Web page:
OIL and gas firms will invest £44 billion in new projects in the North Sea in the next five years, according to research findings which underline the strength of activity in the area.

The prediction is included in a report by the Wood Mackenzie energy consultancy, which says the UK continental shelf remains one of the world’s top ten areas for investment around 40 years after production started.

Describing the UK North Sea as a remarkable success story, Wood Mackenzie said spending on new projects had returned to levels last seen in the 1970s after allowing for inflation.

“We forecast that £44bn development capex (capital expenditure) will be invested over the next five years. Another strong indication of the heath of the sector –maybe life does begin at 40,” said Wood Mackenzie.

The prediction is based on plans companies have announced to develop new fields and extend existing assets along with projects Wood Mackenzie believes will proceed.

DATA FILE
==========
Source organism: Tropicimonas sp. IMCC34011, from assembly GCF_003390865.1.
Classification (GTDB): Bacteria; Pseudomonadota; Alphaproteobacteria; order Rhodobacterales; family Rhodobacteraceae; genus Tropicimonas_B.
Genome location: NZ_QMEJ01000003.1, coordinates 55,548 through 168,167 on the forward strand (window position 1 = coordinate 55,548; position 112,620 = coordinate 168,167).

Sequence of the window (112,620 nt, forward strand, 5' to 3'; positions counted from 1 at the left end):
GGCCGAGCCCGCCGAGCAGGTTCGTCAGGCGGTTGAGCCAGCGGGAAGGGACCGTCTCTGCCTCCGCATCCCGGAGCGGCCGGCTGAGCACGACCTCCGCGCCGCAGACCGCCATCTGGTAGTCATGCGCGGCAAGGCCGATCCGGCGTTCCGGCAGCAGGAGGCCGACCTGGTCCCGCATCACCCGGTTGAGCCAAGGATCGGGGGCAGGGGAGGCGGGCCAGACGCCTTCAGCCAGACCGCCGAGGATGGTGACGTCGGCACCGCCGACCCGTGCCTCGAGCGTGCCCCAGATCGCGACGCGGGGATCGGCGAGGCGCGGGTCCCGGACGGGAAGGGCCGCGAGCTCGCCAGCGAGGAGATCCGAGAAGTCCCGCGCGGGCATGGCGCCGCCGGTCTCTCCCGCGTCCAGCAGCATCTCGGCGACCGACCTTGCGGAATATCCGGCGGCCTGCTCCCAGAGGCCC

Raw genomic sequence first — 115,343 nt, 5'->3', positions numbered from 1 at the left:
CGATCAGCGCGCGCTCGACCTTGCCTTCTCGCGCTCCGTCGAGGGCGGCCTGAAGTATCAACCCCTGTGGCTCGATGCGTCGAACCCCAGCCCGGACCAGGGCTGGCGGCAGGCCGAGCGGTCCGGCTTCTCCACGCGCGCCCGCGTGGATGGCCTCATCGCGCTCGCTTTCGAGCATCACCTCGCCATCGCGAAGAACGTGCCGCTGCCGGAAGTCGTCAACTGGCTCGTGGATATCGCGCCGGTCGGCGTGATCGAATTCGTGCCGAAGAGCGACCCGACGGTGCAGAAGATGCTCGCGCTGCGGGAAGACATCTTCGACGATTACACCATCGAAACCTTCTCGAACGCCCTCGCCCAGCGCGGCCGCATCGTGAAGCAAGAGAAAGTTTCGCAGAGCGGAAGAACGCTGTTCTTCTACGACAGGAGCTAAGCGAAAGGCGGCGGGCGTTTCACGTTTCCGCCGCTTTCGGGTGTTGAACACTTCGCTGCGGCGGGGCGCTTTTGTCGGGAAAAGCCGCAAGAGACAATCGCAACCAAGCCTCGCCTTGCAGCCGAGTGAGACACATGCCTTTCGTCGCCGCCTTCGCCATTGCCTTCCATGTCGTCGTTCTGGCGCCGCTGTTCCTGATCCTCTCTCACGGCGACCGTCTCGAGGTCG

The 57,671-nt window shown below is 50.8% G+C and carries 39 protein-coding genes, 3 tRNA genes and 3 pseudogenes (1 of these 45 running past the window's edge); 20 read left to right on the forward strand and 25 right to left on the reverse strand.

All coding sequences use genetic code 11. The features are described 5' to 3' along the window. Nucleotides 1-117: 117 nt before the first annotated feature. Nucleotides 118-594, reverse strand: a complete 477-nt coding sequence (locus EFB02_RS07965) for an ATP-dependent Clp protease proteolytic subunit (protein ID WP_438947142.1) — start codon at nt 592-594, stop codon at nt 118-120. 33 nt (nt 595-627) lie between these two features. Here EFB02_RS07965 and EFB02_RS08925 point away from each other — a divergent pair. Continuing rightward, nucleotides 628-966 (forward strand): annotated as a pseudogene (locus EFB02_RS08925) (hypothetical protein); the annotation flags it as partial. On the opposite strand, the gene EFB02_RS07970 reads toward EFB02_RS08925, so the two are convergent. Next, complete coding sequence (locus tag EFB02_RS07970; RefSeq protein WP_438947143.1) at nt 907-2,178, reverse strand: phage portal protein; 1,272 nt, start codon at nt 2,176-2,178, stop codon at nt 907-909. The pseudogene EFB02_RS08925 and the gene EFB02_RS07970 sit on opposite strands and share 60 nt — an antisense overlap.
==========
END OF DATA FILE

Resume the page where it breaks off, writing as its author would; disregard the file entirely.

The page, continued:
In February, Oil & Gas UK predicted capital investment in the North Sea would increase to £13bn this year after surging to £11bn last year. The industry body said investments totalling almost £100bn were in companies’ plans, covering an undefined period.

The boom is being driven by oil and gas firms’ efforts to maximise production to capitalise on strong global demand.

Wood Mackenzie noted that advances in technology in areas like heavy oil production had also made it possible to develop assets that would previously have been considered uneconomic. Some 126 companies hold acreage in the UK North Sea – higher than in any other European country.

However, Wood Mackenzie said instability in the tax regime remained a concern. There have been three tax increases in the past ten years, although the Government has granted concessions since the last one in 2011. Wood Mackenzie said since the first North Sea oil fields were developed, nearly £300bn had been invested in upstream development.